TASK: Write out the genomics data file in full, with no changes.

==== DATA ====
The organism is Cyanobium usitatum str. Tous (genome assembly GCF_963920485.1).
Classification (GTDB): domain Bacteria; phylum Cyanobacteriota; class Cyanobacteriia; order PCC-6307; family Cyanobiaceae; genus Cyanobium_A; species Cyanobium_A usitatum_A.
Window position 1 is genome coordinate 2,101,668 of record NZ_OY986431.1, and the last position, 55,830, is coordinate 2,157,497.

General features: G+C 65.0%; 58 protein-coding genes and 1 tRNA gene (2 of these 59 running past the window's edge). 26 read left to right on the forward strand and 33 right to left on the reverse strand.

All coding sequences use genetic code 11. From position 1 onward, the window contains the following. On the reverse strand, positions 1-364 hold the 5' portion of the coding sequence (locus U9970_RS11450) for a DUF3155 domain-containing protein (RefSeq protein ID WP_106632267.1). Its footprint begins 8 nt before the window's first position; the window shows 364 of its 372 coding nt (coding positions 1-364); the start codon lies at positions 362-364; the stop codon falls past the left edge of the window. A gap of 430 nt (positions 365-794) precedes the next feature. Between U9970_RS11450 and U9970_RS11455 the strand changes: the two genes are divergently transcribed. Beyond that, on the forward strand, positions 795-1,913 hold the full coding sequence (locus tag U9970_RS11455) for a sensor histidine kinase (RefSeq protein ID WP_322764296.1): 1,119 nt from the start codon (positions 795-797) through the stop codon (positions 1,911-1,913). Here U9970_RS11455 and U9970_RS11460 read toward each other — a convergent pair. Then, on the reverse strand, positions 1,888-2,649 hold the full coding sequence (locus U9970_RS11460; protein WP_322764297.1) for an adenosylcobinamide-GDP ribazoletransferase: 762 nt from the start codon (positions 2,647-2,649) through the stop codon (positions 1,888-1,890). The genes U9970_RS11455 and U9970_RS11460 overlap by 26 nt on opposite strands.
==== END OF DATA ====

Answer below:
The organism is Cyanobium usitatum str. Tous (genome assembly GCF_963920485.1).
Classification (GTDB): domain Bacteria; phylum Cyanobacteriota; class Cyanobacteriia; order PCC-6307; family Cyanobiaceae; genus Cyanobium_A; species Cyanobium_A usitatum_A.
Window position 1 is genome coordinate 2,101,668 of record NZ_OY986431.1, and the last position, 55,830, is coordinate 2,157,497.

General features: G+C 65.0%; 58 protein-coding genes and 1 tRNA gene (2 of these 59 running past the window's edge). 26 read left to right on the forward strand and 33 right to left on the reverse strand.

All coding sequences use genetic code 11. From position 1 onward, the window contains the following. On the reverse strand, positions 1-364 hold the 5' portion of the coding sequence (locus U9970_RS11450) for a DUF3155 domain-containing protein (RefSeq protein ID WP_106632267.1). Its footprint begins 8 nt before the window's first position; the window shows 364 of its 372 coding nt (coding positions 1-364); the start codon lies at positions 362-364; the stop codon falls past the left edge of the window. A gap of 430 nt (positions 365-794) precedes the next feature. Between U9970_RS11450 and U9970_RS11455 the strand changes: the two genes are divergently transcribed. Beyond that, on the forward strand, positions 795-1,913 hold the full coding sequence (locus tag U9970_RS11455) for a sensor histidine kinase (RefSeq protein ID WP_322764296.1): 1,119 nt from the start codon (positions 795-797) through the stop codon (positions 1,911-1,913). Here U9970_RS11455 and U9970_RS11460 read toward each other — a convergent pair. Then, on the reverse strand, positions 1,888-2,649 hold the full coding sequence (locus U9970_RS11460; protein WP_322764297.1) for an adenosylcobinamide-GDP ribazoletransferase: 762 nt from the start codon (positions 2,647-2,649) through the stop codon (positions 1,888-1,890). The genes U9970_RS11455 and U9970_RS11460 overlap by 26 nt on opposite strands.